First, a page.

In a letter to the United Nations, the Haitian Lawyers Leadership Network (HLLN) severely condemned the lack of adequate inquiry and prosecution of Sri Lankan soldiers accused of systematically raping Haitians women and girls as young as 7, whilst posted as UN peacekeepers in 2007.
Ezilo Dantò, HLLN president writes,
“In 2007, it was discovered and reported that girls as young as 13 were having sex with U.N. peacekeepers for as little as $1 in Haiti.”
“Moreover, Sri Lankan soldiers were accused of systematically raping Haitian women and girls, some as young as 7 years old.”
“If only a dozen UN peacekeepers were punished for sexual abuse and rape, then that means, for instance, most of the 114 Sri Lankan soldiers deported back to Sri Lanka from Haiti in 2007 for sexual abuse and rape in Haiti did not get punished,”
“Humanitarian aid workers and UN peacekeepers accused of sexually abusing and sexual trafficking children in Haiti should have their names and their country’s identities exposed so that this matter may be cleaned up once and for all.”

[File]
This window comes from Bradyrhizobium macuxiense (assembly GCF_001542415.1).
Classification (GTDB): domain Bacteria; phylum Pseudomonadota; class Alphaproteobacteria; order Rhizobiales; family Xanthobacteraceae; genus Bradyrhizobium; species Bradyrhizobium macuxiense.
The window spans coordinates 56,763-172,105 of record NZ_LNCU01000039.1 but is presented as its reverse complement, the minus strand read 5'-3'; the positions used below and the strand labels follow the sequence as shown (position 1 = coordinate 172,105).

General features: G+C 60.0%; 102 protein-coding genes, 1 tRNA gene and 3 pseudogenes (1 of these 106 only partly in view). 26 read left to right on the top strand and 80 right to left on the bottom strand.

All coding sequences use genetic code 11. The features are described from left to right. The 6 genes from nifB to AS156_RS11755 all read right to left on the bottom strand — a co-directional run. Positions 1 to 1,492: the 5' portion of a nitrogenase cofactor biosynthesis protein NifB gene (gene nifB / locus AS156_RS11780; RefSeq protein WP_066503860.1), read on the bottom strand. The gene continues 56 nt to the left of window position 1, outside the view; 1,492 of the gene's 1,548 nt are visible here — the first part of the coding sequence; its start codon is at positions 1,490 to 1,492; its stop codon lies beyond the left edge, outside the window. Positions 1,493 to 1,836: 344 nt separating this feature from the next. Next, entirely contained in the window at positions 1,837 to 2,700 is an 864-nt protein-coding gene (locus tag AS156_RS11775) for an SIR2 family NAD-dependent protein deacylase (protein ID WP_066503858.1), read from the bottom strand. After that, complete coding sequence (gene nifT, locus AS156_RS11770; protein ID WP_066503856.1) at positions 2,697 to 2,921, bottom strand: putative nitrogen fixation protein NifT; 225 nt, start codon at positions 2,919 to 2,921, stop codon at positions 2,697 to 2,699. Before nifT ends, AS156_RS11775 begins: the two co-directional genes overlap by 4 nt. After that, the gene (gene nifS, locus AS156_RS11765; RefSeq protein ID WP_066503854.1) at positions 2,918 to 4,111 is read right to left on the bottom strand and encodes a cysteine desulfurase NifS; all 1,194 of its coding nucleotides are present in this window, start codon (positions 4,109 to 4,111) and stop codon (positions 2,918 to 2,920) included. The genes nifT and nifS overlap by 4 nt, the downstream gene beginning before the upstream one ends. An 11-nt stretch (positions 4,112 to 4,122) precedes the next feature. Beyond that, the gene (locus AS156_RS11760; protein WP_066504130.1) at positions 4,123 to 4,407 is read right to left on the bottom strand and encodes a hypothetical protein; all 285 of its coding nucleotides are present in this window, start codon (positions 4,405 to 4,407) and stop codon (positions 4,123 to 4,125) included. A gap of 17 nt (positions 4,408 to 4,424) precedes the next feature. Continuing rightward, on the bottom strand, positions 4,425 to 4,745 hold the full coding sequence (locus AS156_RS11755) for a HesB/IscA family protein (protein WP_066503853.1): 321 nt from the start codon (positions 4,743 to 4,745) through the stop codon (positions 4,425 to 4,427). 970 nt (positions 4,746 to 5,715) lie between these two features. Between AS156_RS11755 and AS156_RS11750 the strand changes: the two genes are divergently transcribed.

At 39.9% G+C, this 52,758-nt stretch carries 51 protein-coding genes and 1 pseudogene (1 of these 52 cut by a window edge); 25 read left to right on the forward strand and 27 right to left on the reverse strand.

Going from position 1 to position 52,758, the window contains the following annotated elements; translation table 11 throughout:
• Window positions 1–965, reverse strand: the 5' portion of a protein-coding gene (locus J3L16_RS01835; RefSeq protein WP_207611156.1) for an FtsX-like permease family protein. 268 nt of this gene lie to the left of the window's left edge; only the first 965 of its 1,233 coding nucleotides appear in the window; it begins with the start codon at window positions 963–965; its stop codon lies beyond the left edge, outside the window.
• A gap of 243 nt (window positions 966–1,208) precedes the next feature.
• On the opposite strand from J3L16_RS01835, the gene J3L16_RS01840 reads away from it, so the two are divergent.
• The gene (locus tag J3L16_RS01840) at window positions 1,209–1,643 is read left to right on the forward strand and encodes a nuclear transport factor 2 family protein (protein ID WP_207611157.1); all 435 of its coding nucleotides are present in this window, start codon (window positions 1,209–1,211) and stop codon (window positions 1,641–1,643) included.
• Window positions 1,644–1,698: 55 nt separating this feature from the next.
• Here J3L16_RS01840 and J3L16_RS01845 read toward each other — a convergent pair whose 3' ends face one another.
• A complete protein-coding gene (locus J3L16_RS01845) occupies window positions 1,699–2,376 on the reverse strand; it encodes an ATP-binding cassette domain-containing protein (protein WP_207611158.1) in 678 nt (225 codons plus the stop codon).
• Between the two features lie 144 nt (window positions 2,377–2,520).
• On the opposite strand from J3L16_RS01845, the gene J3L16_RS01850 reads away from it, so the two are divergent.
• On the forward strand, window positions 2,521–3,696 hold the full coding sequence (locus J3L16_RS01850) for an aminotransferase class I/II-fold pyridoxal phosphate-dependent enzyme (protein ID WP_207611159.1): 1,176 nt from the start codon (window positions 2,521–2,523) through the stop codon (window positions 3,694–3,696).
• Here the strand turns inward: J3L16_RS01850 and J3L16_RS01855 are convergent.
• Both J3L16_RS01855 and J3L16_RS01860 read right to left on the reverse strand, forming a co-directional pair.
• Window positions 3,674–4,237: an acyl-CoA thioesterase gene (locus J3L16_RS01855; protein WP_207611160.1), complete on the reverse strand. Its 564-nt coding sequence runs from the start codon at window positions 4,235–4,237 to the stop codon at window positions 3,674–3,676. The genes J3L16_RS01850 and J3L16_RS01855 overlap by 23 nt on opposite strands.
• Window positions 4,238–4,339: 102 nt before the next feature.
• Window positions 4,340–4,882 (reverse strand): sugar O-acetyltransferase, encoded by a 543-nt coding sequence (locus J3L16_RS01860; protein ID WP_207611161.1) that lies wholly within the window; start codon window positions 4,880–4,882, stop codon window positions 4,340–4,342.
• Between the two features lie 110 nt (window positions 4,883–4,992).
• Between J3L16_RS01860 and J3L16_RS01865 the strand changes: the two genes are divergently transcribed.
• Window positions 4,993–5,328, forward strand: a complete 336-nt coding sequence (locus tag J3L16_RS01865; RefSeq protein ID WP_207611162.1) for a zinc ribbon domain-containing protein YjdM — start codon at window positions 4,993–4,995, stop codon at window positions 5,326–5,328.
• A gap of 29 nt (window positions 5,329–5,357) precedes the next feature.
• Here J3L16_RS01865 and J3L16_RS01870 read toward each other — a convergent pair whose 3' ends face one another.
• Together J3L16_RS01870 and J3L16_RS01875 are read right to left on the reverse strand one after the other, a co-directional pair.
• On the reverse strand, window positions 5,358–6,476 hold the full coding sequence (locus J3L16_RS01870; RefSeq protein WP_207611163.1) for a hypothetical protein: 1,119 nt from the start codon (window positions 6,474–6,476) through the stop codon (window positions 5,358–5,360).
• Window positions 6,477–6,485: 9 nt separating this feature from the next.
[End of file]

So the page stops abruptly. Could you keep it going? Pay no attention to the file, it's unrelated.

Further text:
However, Brigadiear Nihal Hapuarachchi, spokesperson for the Sri Lankan Army is reported to have stated the matter is closed. A full inquiry was carried out and those soldiers who were found guilty were prosecuted he asserted.
The UN charged 114 Sri Lankan soldiers with sexual exploitation, abuse against children and rape - a war crime in the context of military conflicts - in 2008.
The UN's investigative body, the Office of Internal Oversight Services (OIOS) stated that, working with the Sri Lankan government, all those responsible would be 'held accountable for their actions'.
Following the initial investigation by the UN's OIOS, the systematic and exploitative nature of the abuse was specifically highlighted.
“acts of sexual exploitation and abuse (against children) were frequent and occurred usually at night, and at virtually every location where the contingent personnel were deployed,”
“In exchange for sex, the children received small amounts of money, food, and sometimes mobile phones,”
Such accounts bear a harrowing resemblence to the subsequent reports of sexual abuse, prostitution rings and rape of children by Sri Lankan forces during the final stages of the conflict in 2009 and within government-run IDP camps.
See 'Orgy of massacre, rape, torture and mutilation in final days' - an eye-witness account of the rape amid impunity by a Sri Lankan soldier.
Despite mounting evidence, the Sri Lankan government consistently refutes any such allegations.
Hapuarachchi confirms that Sri Lankan soldiers continue to serve in Haiti as peacekeepers and more are to be deployed next year.